Saturday 16 August 2008

Dublin, rain, the street

I had a Dublin moment tonight, as I left the Luas station in Ranelagh. "How're you doing", asks the tall man to my left, quietly, on the street. "Grand, thanks", I reply. And we chat a bit, a few more sentences to the corner, where we part ways. "Lovely talking with you", he says. It is genuine and friendly. So nice, especially after a walk through the very weird parade that is Dublin's nightscape.

On Grafton street: a very old drunk man, stumbling down the street, a fresh gash across his forehead, yielding blood. At the top of Grafton street, several large bouncer-looking working class Dublin men held large yellow placards emblazoned with the legend, JOHN 3:7. Getting off the Luas, presumably to join them, was a very pious looking pale faced type, definitely more the 19 year old pioneer pin-wearing stereotype of fifties Ireland, but with a yellow tshirt on over his coat, again declaring, JOHN 3:7. This is a verse from the opium eater's gospel, the young one, and it has been showing up (some sort of cult seems to be emerging, on the face of tonight's attendance) for some years now just behind the goal posts at rugby and Gaelic matches, and, I suppose, has taken on a life of its own. My guess is that it preaches something about abstinence, maybe the guys holding the placards were fresh from some 12 step programme. I don't know.

I won't bother getting started with Temple Bar. As Friendly Ranelagh Man said, sure there's no one Irish in there at all. Truly. And for good reason.

I often encounter these random moments of friendliness, actually. They always come as a surprise. It's amazing how a momentary meeting with a stranger - nothing intense, nothing fancy, no big ideas - can feel very intimate. Some intimate part of you, touched. And then you say goodbye, and walk down the street. I remember a conversation I overheard on the bus from Girona airport to Barcelona, a month or so ago, between a girl from Texas and a softly spoken Spanish man. I sat behind them, it was a rainy night, they were speaking English, I am curious, I listened. It was largely chitchat, but you know, chitchat is some of the most interesting chat there is, really, especially when other people are having it. She was intelligent, independent, a 'good' girl, conditioned to be guarded with strange men. He seemed such a lovely sort. I sort of hoped they would exchange email addresses or facebook contacts or something. Afterwards, I saw her, on the train to Catalunya. She looked like she was thinking hard. Like the part of her that was forgotten from the thought, was suddenly sad.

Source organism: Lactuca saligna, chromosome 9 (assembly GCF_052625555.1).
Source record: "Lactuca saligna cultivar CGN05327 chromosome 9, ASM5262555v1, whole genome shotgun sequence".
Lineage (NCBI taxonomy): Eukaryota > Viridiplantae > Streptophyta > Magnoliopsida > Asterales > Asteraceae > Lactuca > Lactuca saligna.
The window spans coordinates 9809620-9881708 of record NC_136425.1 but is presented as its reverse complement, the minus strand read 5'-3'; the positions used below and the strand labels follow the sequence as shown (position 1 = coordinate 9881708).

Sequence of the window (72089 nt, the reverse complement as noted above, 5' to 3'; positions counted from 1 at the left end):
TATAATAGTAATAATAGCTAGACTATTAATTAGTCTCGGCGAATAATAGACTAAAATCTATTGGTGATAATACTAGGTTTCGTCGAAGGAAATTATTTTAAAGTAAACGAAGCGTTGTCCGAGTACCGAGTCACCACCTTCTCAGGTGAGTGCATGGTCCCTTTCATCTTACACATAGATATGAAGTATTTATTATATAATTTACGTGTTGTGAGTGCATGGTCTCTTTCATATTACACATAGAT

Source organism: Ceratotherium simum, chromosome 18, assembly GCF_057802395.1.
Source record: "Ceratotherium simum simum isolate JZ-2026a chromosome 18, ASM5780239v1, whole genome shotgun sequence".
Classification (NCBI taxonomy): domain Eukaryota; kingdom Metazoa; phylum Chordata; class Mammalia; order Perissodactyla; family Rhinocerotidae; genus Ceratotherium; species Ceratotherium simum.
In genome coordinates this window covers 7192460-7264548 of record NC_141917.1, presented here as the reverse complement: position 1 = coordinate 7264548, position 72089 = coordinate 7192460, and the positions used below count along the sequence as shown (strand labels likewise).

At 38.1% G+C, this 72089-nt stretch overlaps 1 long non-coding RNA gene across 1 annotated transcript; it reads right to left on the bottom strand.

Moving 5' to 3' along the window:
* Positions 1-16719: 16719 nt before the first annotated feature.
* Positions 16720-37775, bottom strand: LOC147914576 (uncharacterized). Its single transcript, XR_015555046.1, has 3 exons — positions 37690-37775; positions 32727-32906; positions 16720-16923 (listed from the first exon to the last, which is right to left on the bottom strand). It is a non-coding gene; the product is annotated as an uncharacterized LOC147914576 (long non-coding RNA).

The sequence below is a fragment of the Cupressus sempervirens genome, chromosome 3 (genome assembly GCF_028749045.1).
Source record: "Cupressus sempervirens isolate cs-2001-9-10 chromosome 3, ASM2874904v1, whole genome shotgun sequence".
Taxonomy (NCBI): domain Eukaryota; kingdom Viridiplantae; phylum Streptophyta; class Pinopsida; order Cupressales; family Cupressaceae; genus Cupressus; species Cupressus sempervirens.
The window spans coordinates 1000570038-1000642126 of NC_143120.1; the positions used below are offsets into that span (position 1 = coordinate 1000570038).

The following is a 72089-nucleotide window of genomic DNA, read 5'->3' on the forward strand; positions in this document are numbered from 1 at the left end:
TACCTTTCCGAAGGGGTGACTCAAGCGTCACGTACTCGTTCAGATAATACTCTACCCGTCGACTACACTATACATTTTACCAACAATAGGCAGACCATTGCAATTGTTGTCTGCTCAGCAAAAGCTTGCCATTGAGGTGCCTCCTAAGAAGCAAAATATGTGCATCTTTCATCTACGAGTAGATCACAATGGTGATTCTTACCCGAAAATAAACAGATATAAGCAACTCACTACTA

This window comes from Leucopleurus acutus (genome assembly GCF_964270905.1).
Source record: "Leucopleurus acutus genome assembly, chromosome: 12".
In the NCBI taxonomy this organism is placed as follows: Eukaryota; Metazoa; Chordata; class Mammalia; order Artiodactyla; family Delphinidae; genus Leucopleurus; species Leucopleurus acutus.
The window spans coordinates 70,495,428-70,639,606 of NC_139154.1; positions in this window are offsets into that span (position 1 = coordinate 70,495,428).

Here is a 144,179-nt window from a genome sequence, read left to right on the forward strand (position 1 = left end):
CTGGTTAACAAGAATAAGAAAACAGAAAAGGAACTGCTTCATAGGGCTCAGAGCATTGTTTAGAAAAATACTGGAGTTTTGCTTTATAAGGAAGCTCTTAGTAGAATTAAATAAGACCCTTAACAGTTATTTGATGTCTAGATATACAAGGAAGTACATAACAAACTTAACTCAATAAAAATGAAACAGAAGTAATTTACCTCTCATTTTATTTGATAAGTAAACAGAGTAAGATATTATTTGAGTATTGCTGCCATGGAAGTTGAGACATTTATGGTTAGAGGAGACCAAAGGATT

Do you know the feeling of sudden sadness? The one that comes like a whirlwind, and tears through your body? The active sadness, the living sadness, that leaves space after it has gone, energy and joy the next day? Do you know that feeling, or anything like it?

So, according to my late night chat tonight, news from Roscommon is that apparently no one even says how-are-you-doing there anymore. What a pity. I'm glad they do in Dublin.

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